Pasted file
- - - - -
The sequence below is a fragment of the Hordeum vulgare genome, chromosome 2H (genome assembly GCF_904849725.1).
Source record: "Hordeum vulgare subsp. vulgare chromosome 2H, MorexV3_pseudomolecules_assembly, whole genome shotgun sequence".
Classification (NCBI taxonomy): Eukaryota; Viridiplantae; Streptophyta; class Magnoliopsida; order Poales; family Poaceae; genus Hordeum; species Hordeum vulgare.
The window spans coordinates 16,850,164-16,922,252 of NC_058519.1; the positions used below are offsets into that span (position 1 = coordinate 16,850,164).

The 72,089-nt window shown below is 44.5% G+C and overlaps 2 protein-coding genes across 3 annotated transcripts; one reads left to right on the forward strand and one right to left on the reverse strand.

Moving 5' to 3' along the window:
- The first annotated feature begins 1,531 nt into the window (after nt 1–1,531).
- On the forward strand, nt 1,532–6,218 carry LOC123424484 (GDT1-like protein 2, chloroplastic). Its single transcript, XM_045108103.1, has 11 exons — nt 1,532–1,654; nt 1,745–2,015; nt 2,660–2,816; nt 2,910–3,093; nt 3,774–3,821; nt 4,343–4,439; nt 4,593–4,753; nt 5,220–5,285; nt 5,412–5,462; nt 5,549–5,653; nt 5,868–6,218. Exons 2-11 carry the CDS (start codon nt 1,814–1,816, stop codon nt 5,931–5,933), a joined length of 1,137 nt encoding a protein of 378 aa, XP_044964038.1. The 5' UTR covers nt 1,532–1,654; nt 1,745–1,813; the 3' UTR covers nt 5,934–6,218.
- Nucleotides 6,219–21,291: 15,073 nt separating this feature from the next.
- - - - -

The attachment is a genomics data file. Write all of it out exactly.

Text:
The sequence below is a fragment of the Hordeum vulgare genome, chromosome 2H (genome assembly GCF_904849725.1).
Source record: "Hordeum vulgare subsp. vulgare chromosome 2H, MorexV3_pseudomolecules_assembly, whole genome shotgun sequence".
Classification (NCBI taxonomy): Eukaryota; Viridiplantae; Streptophyta; class Magnoliopsida; order Poales; family Poaceae; genus Hordeum; species Hordeum vulgare.
The window spans coordinates 16,850,164-16,922,252 of NC_058519.1; the positions used below are offsets into that span (position 1 = coordinate 16,850,164).

The 72,089-nt window shown below is 44.5% G+C and overlaps 2 protein-coding genes across 3 annotated transcripts; one reads left to right on the forward strand and one right to left on the reverse strand.

Moving 5' to 3' along the window:
- The first annotated feature begins 1,531 nt into the window (after nt 1–1,531).
- On the forward strand, nt 1,532–6,218 carry LOC123424484 (GDT1-like protein 2, chloroplastic). Its single transcript, XM_045108103.1, has 11 exons — nt 1,532–1,654; nt 1,745–2,015; nt 2,660–2,816; nt 2,910–3,093; nt 3,774–3,821; nt 4,343–4,439; nt 4,593–4,753; nt 5,220–5,285; nt 5,412–5,462; nt 5,549–5,653; nt 5,868–6,218. Exons 2-11 carry the CDS (start codon nt 1,814–1,816, stop codon nt 5,931–5,933), a joined length of 1,137 nt encoding a protein of 378 aa, XP_044964038.1. The 5' UTR covers nt 1,532–1,654; nt 1,745–1,813; the 3' UTR covers nt 5,934–6,218.
- Nucleotides 6,219–21,291: 15,073 nt separating this feature from the next.